“A ghost operation”

Incredibly, Imperial Food Products was one of the largest employers in Hamlet, yet only a limited number of people and institutions across the city and state were aware of its existence.

According to Bryant Simon’s book The Hamlet Fire: A Tragic Story of Cheap Food, Cheap Government, and Cheap Lives, the plant did not have a sign on the red brick building and most local townspeople did not know a chicken processing plant was operating in their town. In fact, in the numerous interviews Simon conducted, the overwhelming sentiment was Imperial Foods operated “like a ghost operation.”3

“It would blaze up and you could smell gas, but you still had to work.”

The machinery in the plant broke down often, which gave the workers unscheduled breaks from the rapid pace of the line, the freezing cold and the sour smells of raw chicken and hot grease.5 Workers had already experienced three fires that year, but the plant never shut down long enough to properly repair the equipment.

“They were forever working on it,” explained Mary Bryant, one of the surviving workers who spoke to a documentary film crew. “It would blaze up and you could smell gas, but you still had to work. I never had time to look for other jobs because I had to work every day.”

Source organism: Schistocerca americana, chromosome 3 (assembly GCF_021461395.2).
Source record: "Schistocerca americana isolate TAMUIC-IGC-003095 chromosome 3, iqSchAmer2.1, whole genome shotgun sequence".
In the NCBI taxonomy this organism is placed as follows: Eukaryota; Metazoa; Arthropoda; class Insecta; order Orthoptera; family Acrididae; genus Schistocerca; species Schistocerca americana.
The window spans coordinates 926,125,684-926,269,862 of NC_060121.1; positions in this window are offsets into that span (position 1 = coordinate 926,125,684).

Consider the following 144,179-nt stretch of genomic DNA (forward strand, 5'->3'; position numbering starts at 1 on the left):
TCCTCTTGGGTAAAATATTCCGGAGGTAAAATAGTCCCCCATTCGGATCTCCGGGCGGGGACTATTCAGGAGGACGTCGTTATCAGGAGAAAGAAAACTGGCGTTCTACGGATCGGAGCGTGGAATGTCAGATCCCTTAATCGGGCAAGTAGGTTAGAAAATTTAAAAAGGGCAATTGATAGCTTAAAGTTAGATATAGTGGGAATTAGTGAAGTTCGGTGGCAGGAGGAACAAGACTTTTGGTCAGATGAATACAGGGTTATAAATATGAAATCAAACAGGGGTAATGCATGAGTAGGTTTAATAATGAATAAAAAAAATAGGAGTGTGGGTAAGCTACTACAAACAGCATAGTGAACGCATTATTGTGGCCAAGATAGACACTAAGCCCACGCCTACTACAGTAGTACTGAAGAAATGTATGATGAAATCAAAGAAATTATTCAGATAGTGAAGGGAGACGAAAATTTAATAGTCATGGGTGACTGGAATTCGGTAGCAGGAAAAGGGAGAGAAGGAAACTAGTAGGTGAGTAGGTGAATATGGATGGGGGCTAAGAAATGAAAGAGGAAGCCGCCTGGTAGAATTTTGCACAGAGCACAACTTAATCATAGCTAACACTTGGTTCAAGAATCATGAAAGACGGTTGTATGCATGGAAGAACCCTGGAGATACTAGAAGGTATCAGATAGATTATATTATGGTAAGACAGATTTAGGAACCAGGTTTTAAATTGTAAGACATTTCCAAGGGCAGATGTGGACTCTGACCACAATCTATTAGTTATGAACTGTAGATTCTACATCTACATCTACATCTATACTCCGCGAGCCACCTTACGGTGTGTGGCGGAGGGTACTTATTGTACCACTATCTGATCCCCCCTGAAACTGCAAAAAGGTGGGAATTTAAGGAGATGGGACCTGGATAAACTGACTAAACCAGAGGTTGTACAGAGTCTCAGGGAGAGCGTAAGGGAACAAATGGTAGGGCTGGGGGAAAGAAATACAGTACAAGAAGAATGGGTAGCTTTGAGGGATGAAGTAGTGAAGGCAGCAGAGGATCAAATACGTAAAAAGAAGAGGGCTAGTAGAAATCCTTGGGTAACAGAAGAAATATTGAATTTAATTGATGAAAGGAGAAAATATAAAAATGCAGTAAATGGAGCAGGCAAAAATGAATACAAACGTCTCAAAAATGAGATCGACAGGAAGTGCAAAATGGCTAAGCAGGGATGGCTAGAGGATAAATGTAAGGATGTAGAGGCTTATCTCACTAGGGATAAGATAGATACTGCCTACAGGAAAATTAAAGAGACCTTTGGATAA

Due to a series of decisions that never involved workers’ input, nor made it into public record, on the day of the fire, a hydraulic hose connected to a deep fryer burst and flammable fuel caught on fire. Yellow and black smoke quickly filled the factory and workers stumbled over each other to find a nearby exit. Some hid inside a cooler.

Brad Roe, Imperial Foods’ manager and the CEO’s brother tried to call the fire department, but the line was dead. Instead, he exited the building and drove to the fire department a few blocks away.[5] He did not bring the keys to unlock the two exits that were padlocked shut.

Residents near the plant heard screams and saw smoke. They noticed the tractor trailer blocking an exit, and they woke the driver who was asleep inside his truck to move it away from the loading dock. The locked exit near the dumpster had to be pried open by city workers who happened to be working nearby with tractors that day. Due to these city workers’ quick actions, workers were able to escape through the small gap.[6] The workers who hid in the cooler were not as fortunate. Most of them died from carbon monoxide poisoning from the smoke.